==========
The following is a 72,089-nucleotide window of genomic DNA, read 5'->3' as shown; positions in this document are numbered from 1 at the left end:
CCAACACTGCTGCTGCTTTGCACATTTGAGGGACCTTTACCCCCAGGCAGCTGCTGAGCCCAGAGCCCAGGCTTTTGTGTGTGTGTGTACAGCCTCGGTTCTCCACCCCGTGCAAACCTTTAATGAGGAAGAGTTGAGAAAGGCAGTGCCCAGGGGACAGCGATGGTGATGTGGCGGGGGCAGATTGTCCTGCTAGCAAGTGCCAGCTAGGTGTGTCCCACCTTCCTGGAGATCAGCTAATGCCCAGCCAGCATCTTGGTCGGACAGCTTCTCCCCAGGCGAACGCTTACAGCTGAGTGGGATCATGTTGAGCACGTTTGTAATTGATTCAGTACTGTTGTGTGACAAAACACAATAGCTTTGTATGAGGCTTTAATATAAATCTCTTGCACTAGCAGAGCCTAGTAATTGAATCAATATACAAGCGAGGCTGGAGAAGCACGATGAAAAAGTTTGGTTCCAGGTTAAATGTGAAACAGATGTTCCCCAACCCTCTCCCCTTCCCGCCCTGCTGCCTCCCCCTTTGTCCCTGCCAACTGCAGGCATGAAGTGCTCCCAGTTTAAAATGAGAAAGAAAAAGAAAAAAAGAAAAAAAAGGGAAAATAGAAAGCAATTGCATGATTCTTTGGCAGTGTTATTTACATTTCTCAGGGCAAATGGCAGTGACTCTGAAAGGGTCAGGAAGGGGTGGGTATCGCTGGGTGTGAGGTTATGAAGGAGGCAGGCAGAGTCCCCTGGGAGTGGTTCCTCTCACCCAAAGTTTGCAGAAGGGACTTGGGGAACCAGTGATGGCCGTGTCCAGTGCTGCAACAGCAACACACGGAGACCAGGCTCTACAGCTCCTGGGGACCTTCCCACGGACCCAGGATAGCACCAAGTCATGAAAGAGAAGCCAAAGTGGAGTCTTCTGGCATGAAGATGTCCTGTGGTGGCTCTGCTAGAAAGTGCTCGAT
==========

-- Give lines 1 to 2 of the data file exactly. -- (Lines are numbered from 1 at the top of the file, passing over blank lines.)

The following is a 72,089-nucleotide window of genomic DNA, read 5'->3' as shown; positions in this document are numbered from 1 at the left end:
CCAACACTGCTGCTGCTTTGCACATTTGAGGGACCTTTACCCCCAGGCAGCTGCTGAGCCCAGAGCCCAGGCTTTTGTGTGTGTGTGTACAGCCTCGGTTCTCCACCCCGTGCAAACCTTTAATGAGGAAGAGTTGAGAAAGGCAGTGCCCAGGGGACAGCGATGGTGATGTGGCGGGGGCAGATTGTCCTGCTAGCAAGTGCCAGCTAGGTGTGTCCCACCTTCCTGGAGATCAGCTAATGCCCAGCCAGCATCTTGGTCGGACAGCTTCTCCCCAGGCGAACGCTTACAGCTGAGTGGGATCATGTTGAGCACGTTTGTAATTGATTCAGTACTGTTGTGTGACAAAACACAATAGCTTTGTATGAGGCTTTAATATAAATCTCTTGCACTAGCAGAGCCTAGTAATTGAATCAATATACAAGCGAGGCTGGAGAAGCACGATGAAAAAGTTTGGTTCCAGGTTAAATGTGAAACAGATGTTCCCCAACCCTCTCCCCTTCCCGCCCTGCTGCCTCCCCCTTTGTCCCTGCCAACTGCAGGCATGAAGTGCTCCCAGTTTAAAATGAGAAAGAAAAAGAAAAAAAGAAAAAAAAGGGAAAATAGAAAGCAATTGCATGATTCTTTGGCAGTGTTATTTACATTTCTCAGGGCAAATGGCAGTGACTCTGAAAGGGTCAGGAAGGGGTGGGTATCGCTGGGTGTGAGGTTATGAAGGAGGCAGGCAGAGTCCCCTGGGAGTGGTTCCTCTCACCCAAAGTTTGCAGAAGGGACTTGGGGAACCAGTGATGGCCGTGTCCAGTGCTGCAACAGCAACACACGGAGACCAGGCTCTACAGCTCCTGGGGACCTTCCCACGGACCCAGGATAGCACCAAGTCATGAAAGAGAAGCCAAAGTGGAGTCTTCTGGCATGAAGATGTCCTGTGGTGGCTCTGCTAGAAAGTGCTCGAT